Most common prescription drugs among adults are those for cardiovascular disease and high cholesterol
About half of all Americans reported taking one or more prescription drugs in the past 30 days during 2007-2010, and 1 in 10 took five or more, according to Health, United States, 2013, the government’s annual, comprehensive report on the nation’s health.
This is the 37th annual report prepared for the Secretary of the Department of Health and Human Services by the Centers for Disease Control and Prevention’s National Center for Health Statistics. The report includes a compilation of health data from state and federal health agencies and the private sector.
This year’s report includes a special section on prescription drugs. Key findings include:
About half of all Americans in 2007-2010 reported taking one or more prescription drugs in the past 30 days. Use increased with age; 1 in 4 children took one or more prescription drugs in the past 30 days compared to 9 in 10 adults aged 65 and over.
Cardiovascular agents (used to treat high blood pressure, heart disease or kidney disease) and cholesterol-lowering drugs were two of the most commonly used classes of prescription drugs among adults aged 18-64 years and 65 and over in 2007-2010. Nearly 18 percent (17.7) of adults aged 18-64 took at least one cardiovascular agent in the past 30 days.
The use of cholesterol-lowering drugs among those aged 18-64 has increased more than six-fold since 1988-1994, due in part to the introduction and acceptance of statin drugs to lower cholesterol.
Other commonly used prescription drugs among adults aged 18-64 years were analgesics to relieve pain and antidepressants.
The prescribing of antibiotics during medical visits for cold symptoms declined 39 percent between 1995-1996 and 2009-2010.
Among adults aged 65 and over, 70.2 percent took at least one cardiovascular agent and 46.7 percent took a cholesterol-lowering drug in the past 30 days in 2007-2010. The use of cholesterol-lowering drugs in this age group has increased more than seven-fold since 1988-1994.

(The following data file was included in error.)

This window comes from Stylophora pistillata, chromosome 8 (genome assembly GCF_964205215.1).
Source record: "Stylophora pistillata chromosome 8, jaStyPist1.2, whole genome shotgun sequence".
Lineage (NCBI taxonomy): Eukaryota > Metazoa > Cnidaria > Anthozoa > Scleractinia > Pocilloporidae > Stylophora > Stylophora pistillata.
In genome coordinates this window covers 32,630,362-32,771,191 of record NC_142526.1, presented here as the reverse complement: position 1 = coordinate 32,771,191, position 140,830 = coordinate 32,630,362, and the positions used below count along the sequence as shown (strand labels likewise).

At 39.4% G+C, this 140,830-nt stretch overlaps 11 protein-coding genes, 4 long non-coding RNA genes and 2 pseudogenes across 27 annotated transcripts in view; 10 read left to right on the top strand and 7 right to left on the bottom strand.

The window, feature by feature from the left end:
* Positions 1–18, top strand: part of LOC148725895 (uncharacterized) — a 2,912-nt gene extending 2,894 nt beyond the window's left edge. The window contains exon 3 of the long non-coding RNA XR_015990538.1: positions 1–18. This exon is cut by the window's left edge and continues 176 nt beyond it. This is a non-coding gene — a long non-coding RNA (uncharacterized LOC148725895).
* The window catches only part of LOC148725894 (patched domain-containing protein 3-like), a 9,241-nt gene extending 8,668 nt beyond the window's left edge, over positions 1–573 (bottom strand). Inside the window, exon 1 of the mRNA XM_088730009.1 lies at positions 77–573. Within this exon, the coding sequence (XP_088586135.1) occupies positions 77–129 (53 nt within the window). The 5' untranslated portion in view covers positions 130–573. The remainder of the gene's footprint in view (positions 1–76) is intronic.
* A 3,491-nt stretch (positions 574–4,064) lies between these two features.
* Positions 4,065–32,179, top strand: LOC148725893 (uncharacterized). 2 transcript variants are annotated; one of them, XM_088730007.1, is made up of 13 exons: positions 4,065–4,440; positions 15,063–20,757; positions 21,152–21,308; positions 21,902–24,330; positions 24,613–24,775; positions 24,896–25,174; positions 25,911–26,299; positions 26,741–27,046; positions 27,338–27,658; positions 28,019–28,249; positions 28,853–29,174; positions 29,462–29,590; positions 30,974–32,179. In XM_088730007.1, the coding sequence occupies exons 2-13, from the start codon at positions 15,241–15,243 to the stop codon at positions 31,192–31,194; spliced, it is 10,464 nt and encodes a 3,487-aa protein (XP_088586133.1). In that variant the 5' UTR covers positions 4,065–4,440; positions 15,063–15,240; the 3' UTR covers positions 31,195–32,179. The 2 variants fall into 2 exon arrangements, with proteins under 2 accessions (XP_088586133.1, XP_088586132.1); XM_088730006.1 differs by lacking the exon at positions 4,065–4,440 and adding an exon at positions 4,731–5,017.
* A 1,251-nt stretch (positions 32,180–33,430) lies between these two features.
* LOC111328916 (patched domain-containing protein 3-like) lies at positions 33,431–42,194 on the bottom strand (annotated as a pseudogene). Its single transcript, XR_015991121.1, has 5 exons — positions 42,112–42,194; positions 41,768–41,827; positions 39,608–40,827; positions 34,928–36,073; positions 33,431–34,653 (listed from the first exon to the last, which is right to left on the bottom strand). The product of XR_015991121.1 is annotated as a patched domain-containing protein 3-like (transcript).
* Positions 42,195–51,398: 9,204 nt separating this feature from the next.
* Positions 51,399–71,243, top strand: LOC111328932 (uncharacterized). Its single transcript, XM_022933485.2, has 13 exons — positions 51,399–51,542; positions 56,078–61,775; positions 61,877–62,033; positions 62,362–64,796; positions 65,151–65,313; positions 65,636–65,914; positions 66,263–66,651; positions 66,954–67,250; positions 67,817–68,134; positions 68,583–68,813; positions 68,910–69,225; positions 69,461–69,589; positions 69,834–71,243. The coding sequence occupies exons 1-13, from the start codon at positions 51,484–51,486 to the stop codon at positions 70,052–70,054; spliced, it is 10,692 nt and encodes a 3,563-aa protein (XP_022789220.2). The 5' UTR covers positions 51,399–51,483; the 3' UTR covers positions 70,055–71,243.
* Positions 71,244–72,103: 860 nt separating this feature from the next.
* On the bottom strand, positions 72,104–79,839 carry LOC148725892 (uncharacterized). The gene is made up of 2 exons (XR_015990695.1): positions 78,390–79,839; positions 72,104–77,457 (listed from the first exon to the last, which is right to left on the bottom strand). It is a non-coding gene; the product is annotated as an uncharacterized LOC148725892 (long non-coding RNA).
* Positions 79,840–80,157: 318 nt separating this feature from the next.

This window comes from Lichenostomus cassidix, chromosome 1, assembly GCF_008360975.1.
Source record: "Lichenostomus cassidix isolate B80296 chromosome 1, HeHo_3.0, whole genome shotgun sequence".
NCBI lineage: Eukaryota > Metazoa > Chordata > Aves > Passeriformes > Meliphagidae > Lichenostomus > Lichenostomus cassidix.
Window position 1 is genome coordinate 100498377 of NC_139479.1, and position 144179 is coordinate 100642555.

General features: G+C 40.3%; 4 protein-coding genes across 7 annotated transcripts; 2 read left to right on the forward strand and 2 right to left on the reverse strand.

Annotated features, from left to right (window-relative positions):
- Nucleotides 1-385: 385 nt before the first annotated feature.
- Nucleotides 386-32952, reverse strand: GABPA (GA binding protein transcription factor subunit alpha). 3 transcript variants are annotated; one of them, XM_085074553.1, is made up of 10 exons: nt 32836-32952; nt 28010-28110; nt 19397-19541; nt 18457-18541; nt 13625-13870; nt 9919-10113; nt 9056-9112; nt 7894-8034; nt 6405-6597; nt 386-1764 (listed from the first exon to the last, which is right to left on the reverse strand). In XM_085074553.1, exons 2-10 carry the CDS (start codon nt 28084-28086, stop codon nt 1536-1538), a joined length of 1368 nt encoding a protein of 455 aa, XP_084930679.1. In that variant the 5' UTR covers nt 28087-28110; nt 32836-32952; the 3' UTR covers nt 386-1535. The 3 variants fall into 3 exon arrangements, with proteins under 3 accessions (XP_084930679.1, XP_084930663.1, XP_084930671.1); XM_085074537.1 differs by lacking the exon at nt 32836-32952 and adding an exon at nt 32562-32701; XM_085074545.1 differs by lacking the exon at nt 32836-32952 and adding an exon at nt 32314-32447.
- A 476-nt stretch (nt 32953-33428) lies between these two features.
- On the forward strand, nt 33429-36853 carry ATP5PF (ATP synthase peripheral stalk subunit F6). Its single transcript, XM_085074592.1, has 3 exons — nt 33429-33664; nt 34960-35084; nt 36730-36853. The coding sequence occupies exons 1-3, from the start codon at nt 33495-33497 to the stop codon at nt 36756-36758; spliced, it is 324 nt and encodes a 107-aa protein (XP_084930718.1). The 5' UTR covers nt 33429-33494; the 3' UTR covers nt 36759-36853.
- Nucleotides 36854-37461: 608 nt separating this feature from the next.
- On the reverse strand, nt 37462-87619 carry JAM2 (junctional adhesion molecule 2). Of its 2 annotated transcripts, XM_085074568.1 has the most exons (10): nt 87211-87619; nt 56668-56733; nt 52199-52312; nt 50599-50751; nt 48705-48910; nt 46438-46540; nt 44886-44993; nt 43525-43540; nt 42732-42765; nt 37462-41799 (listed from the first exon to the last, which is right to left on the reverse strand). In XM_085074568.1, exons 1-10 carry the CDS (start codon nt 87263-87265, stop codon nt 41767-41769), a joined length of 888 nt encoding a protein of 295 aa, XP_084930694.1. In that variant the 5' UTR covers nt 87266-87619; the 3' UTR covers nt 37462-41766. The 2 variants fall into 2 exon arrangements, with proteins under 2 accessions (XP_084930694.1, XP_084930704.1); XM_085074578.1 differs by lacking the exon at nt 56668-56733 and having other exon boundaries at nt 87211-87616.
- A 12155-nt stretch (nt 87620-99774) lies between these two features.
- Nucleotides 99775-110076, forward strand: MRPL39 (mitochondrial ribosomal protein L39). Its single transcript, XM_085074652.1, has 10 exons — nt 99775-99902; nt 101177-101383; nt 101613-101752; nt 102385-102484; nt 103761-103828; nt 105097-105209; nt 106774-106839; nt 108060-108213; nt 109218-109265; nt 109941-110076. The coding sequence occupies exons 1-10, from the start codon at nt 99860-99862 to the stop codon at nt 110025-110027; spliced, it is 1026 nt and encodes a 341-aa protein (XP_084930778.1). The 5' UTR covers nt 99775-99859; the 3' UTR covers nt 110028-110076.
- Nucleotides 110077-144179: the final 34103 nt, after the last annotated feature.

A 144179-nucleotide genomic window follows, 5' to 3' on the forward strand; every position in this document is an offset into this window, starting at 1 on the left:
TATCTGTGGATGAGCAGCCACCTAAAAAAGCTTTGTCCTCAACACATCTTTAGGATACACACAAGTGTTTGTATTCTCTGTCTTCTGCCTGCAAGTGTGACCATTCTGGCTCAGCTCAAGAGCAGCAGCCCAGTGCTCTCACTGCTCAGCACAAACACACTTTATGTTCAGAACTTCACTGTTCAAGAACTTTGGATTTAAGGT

Other commonly used prescription drugs among those aged 65 and older included analgesics, blood thinners and diabetes medications.
In 2012, adults aged 18-64 years who were uninsured for all or part of the past year were more than four times as likely to report not getting needed prescription drugs due to cost as adults who were insured for the whole year (22.4 percent compared to 5.0 percent).
The use of antidepressants among adults aged 18 and over increased more than four-fold, from 2.4 percent to 10.8 percent between 1988-1994 and 2007-2010.
Drug poisoning deaths involving opioid analgesics among those aged 15 and over more than tripled in the past decade, from 1.9 deaths per 100,000 population in 1999-2000 to 6.6 in 2009-2010.
The annual growth in spending on retail prescription drugs slowed from 14.7 percent in 2001 to 2.9 percent in 2011.
Health, United States, 2013 features 135 tables on key health measures through 2012 from a number of sources within the federal government and in the private sector. The tables cover a range of topics, including birth rates and reproductive health, life expectancy and leading causes of death, health risk behaviors, health care utilization, and insurance coverage and health expenditures.